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08/02/2013 09:59 AM
You guys are missing the point JU is trying to make I think. 95% of the peloton cheated, and we knew that back then and now it’s confirmed and all of a sudden all the critics come out of the wood work. If you thought they raced cleaned until recently then you were not following the sport closely. UCI knew and turned its back instead of trying to prevent and fix it. The riders did what was expected (only a handful refused) in order maintain their place on the team and show result for the sponsors as TH writes in his book, as well as being documented in the Reasoned Decision.
The majority of the blame should fall on UCI and the organizers not the riders. It was the UCI that had no morals and let them cheat. They would occasionally throw a lamb to the wolves just to silence the media, UCI almost promoted cheating; why? To make the sport more exciting so they can market it and make money. What is different about that than Corporate America (or corporate anywhere), It’s all about a product making money. You think the company you work for has morals when it comes to doing the right thing for its employees!!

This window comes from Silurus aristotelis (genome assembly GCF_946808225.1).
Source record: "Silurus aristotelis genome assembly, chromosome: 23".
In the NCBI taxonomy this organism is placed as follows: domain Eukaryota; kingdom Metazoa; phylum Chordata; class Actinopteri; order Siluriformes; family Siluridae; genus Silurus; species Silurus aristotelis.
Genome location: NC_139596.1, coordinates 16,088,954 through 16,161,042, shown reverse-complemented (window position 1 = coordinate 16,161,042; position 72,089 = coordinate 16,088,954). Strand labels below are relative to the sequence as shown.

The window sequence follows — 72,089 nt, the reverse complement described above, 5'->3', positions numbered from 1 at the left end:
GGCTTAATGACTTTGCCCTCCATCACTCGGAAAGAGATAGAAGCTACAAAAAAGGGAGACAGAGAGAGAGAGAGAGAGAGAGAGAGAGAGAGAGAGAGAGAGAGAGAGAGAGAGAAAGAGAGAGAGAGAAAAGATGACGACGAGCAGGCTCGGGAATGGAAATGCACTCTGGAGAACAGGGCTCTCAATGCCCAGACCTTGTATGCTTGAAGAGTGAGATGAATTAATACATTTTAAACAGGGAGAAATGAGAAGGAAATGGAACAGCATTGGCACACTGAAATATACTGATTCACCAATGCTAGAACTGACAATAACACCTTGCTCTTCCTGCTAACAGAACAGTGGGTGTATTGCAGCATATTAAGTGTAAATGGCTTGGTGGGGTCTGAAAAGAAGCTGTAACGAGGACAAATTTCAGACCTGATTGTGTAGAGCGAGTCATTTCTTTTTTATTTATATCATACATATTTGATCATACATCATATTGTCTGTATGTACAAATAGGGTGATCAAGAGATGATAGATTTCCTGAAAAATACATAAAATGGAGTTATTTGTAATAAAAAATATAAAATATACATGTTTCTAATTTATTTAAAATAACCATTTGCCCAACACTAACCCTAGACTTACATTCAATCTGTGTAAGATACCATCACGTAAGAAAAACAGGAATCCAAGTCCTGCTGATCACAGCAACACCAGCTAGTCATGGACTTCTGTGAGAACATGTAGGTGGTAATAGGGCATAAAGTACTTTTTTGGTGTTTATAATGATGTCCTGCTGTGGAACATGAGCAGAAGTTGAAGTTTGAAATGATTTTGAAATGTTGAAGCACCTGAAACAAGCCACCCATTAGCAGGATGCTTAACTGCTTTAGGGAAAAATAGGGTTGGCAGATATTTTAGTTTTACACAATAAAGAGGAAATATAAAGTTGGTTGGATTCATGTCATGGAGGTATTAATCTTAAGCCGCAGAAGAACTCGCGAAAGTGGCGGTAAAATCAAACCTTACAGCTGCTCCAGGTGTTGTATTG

Let’s be realistic, if you or I were in their shoes we may have followed suite, being twenty, and naïve and green, I can’t say for sure I wouldn’t have. Sure now that we are a little older and wiser (I hope) you look back and say that was wrong, but in that error, at that age…hard to say. Like I said before I knew they cheated back then and it’s not how they won that I am ranting about, but how they treated others.
Entheo

Posts:317

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08/02/2013 10:21 AM
the UCI should shoulder much of the blame due to its complicity AND YET pat mcquaid is still as entrenched as a dingleberry in a bear's arse.

i would go so far as to say that if mcquaid is reelected then there is very little hope that this sport can be truly rehabilitated.
jmdirt

Posts:707

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08/02/2013 10:58 AM
Pin, that's not what JU said. Its not even what you said in your original post. Your second post is true but not how the thread started and rolled.

http://www.cyclingnews.com/news/ullrich-calls-for-restoration-of-armstrongs-tour-de-france-titles